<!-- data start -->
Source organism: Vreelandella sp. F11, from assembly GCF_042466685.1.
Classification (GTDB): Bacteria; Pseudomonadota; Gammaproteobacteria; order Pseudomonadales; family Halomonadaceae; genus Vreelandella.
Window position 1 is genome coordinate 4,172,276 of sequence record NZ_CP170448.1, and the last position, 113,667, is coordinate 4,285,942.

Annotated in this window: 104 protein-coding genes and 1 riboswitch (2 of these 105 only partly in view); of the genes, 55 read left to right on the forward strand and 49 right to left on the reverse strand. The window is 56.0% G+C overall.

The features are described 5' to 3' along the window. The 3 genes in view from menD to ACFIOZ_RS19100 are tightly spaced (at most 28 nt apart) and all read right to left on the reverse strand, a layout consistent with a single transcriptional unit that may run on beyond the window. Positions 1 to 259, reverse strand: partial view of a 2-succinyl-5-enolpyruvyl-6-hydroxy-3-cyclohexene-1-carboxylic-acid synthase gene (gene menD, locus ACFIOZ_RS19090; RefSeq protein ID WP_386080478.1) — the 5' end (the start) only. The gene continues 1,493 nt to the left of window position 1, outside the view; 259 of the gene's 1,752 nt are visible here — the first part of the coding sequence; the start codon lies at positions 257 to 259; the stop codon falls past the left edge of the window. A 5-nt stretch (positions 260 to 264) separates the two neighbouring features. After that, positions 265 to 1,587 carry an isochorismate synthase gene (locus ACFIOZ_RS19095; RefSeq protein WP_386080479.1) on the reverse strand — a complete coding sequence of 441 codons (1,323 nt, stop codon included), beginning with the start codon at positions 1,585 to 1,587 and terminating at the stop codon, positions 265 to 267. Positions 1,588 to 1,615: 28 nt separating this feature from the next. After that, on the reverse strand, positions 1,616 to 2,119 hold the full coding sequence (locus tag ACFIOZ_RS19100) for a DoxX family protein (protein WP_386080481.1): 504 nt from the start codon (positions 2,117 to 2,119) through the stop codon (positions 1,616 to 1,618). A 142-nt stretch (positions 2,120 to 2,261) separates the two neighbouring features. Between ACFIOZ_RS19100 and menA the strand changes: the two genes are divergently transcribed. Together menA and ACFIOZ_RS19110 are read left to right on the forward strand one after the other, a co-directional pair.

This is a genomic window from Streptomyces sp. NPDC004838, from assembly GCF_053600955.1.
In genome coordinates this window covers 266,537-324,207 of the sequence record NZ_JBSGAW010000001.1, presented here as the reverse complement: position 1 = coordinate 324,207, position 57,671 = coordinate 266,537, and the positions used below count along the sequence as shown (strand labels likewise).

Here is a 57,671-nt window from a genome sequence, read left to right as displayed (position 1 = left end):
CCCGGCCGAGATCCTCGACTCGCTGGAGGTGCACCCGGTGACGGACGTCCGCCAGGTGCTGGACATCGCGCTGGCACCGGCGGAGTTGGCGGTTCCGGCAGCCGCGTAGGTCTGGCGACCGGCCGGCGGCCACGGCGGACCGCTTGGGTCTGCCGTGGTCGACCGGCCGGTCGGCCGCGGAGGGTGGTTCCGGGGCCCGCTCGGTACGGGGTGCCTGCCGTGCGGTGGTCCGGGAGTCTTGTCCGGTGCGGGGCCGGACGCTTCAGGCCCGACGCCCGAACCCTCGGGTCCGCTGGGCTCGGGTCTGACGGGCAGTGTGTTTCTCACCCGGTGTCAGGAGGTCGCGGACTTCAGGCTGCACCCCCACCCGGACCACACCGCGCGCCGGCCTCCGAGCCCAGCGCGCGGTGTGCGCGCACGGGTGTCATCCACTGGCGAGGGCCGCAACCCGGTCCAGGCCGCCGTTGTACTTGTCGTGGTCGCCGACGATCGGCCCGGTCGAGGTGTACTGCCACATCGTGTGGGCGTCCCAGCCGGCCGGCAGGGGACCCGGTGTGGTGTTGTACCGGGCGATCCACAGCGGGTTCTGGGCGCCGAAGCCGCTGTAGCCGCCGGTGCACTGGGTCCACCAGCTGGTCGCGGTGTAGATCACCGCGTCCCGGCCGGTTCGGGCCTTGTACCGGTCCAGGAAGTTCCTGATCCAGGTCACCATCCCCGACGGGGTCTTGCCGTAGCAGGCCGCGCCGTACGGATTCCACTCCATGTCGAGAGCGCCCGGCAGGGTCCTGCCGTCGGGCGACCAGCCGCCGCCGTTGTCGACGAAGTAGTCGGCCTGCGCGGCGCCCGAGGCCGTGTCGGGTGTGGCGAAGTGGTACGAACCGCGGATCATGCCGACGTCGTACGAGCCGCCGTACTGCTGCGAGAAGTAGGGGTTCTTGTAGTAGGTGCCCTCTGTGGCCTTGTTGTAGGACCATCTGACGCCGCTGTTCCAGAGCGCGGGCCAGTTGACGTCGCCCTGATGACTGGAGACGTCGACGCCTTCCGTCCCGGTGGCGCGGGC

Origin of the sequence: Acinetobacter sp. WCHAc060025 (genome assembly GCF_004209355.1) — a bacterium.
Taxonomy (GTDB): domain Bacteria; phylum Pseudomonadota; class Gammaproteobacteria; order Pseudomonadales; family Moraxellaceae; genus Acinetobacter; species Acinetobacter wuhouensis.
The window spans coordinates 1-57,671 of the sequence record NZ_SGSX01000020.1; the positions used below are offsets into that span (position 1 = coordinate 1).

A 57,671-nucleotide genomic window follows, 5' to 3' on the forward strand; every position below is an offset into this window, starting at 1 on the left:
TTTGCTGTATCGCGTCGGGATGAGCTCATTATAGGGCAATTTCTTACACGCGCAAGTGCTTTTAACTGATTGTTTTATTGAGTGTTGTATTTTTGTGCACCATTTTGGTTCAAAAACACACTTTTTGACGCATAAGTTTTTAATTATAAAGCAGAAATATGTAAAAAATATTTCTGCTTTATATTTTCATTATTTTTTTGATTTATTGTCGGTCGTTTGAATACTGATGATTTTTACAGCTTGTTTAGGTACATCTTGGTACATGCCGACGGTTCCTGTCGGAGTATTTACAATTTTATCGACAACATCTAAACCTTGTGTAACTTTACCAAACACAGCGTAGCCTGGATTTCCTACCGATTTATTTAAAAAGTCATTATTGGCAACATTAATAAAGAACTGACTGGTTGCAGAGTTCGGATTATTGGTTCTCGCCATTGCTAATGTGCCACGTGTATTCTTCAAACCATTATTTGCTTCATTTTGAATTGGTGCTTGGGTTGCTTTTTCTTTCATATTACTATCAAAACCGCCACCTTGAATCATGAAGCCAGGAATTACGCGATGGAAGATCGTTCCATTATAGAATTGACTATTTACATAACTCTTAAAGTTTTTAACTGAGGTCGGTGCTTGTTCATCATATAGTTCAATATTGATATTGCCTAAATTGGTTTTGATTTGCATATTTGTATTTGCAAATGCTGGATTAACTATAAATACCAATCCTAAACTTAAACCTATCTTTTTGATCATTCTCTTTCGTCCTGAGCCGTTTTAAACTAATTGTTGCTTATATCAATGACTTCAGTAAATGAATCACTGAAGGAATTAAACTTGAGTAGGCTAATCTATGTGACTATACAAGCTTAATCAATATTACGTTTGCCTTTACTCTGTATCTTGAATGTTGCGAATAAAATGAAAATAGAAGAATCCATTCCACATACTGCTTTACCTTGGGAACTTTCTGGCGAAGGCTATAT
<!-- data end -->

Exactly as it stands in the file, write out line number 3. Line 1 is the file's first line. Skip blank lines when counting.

Window position 1 is genome coordinate 4,172,276 of sequence record NZ_CP170448.1, and the last position, 113,667, is coordinate 4,285,942.